Every year, more than 2 million students who would qualify for federal Pell Grants fail to fill out the form that determines eligibility — the Free Application for Federal Student Aid.
But not one of those 2 million students goes to Dr. Martin Luther King Jr. College Preparatory School in Chicago.
That's because Alana Mbanza, the school's college and career coach, won't rest until all of her seniors complete the famously complicated and lengthy form.
Most days you can find Mbanza, laptop under her arm, roving the hallways. She's looking for students who haven't submitted their FAFSA. She can help them complete it on the spot.
"They like to avoid me, which is why I go into the lunchroom and embarrass them in front of their friends," says Mbanza.
She's joking — but she knows it works: Last year, 100 percent of King College Prep's seniors submitted the form.
Mbanza also knows the power of incentives.
For the last two years, she has raffled off tickets to prom for students who've submitted their FAFSA.
That's a big motivator at a school where prom tickets cost $130.
One of this year's winners is Malcolm Munson, a senior who plays baseball and football.
"I didn't think I was going to win," says Munson.
Munson has been hearing about the importance of the FAFSA since he was a freshman — in part because of Mbanza's efforts. "Without people like Ms. Alana, it wouldn't be emphasized."
Munson plans to attend the University of Iowa in the fall. He doesn't understand why anyone wouldn't fill out the application. "It just makes no sense ... you're just giving up the chance to get free money."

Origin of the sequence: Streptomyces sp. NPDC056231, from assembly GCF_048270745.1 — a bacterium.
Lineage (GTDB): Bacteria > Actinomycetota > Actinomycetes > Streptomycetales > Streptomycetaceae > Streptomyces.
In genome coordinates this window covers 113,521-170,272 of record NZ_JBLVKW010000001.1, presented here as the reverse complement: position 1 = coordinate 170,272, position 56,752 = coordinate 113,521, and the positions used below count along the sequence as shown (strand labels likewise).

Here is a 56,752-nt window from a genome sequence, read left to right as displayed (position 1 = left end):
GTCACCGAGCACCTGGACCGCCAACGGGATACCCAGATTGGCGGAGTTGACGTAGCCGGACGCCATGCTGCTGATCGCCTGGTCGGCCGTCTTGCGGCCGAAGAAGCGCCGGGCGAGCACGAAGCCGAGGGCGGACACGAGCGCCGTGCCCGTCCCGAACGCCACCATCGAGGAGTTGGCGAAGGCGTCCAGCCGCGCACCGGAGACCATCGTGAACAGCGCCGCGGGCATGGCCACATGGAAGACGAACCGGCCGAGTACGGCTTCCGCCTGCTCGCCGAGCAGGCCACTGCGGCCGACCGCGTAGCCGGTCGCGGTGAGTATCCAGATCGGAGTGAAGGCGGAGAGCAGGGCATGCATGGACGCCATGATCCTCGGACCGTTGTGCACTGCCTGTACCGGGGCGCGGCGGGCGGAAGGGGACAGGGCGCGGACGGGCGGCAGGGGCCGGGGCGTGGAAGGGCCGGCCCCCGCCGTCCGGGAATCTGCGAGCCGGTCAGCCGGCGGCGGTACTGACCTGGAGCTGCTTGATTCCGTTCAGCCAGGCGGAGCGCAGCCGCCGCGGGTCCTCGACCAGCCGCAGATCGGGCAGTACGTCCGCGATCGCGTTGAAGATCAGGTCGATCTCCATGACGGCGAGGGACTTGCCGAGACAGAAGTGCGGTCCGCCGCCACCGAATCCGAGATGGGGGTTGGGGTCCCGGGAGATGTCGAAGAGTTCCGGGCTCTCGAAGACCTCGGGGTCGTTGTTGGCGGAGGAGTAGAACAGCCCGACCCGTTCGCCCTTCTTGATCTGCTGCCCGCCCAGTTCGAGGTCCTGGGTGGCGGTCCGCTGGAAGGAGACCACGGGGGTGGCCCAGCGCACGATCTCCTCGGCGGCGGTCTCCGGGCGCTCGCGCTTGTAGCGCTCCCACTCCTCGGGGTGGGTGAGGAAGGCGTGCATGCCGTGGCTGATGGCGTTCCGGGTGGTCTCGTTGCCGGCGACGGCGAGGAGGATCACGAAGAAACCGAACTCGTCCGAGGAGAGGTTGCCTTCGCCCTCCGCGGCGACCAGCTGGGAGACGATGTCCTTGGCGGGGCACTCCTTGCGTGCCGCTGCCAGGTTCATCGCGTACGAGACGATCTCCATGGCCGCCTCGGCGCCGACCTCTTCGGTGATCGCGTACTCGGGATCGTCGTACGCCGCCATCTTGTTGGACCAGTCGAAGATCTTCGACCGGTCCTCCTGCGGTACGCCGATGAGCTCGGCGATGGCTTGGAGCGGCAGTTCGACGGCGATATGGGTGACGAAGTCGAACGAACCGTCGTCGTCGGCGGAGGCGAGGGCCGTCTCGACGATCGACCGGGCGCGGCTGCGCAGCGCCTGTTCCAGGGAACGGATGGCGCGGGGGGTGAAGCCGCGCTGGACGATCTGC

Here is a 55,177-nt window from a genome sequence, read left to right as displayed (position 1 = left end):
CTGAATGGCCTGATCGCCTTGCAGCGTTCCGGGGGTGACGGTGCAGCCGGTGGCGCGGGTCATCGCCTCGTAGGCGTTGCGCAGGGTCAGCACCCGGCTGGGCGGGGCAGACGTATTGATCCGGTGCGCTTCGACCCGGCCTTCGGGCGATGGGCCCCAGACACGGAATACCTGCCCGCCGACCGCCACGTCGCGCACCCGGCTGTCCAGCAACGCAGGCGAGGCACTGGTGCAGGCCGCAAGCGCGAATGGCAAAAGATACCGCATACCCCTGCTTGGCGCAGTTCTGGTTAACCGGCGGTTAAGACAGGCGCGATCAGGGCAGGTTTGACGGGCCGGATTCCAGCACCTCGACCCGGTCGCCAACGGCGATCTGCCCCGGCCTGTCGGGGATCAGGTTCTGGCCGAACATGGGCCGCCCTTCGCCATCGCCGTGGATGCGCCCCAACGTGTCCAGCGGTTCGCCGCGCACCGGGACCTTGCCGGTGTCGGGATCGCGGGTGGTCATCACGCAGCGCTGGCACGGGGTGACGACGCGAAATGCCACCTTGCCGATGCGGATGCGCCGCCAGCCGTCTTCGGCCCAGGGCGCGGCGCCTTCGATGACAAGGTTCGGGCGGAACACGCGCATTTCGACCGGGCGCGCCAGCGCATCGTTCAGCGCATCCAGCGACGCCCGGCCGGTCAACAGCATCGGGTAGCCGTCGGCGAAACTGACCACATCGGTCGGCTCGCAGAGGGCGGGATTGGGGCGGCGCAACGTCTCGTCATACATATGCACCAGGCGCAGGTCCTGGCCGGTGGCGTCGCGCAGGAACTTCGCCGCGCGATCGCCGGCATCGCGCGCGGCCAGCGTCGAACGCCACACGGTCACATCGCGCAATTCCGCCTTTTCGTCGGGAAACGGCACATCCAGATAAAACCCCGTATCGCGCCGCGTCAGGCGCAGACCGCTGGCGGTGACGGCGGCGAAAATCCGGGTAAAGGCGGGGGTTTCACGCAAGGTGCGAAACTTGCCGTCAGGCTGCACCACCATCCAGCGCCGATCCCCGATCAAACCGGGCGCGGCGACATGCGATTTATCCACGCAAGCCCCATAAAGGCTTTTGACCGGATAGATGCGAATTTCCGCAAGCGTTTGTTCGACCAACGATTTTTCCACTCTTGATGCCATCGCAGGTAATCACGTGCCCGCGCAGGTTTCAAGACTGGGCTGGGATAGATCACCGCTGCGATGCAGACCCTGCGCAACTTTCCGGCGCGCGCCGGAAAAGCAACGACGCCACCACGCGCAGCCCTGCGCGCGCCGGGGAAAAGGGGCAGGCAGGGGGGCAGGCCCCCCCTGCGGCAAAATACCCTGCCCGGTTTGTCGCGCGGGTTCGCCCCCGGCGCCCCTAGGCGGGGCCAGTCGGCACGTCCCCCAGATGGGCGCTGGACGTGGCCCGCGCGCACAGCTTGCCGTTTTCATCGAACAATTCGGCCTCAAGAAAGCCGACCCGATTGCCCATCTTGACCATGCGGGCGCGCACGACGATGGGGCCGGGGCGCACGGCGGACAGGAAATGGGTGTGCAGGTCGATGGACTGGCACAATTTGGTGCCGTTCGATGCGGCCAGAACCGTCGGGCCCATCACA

An Extra Incentive
Here's another of Mbanza's tactics: she'll erase a detention for any student who refers a friend who hasn't yet completed their FAFSA.
That really helped, she adds, as the school geared up for the annual Valentine's Day dance.
"Students really wanted to go to the dance, but they couldn't if they had detentions," Mbanza says. "They brought in all of their friends to try to get those wiped away."
Mbanza pushes her students to submit the form as soon as possible, because in Illinois, state aid is awarded on a first-come, first-served basis. Waiting can mean the difference between having the cost of college covered by grants, and having to pay out of pocket.
This year's FAFSA was made available on January 1 — over King College Prep's winter break. So, Mbanza opened up the school and invited seniors to get help with completing and submitting the form early.
She also reached out to recent graduates of the school who were home from college and needed help renewing their financial aid.
"It was an excuse to see some of my graduated seniors," says Mbanza. "They're not doing anything. I called it a FAFSA party to get them in here."
Whatever she calls it, it's working.
This year's FAFSA has only been available for two months, but 96 percent of King College Prep's seniors have turned it in.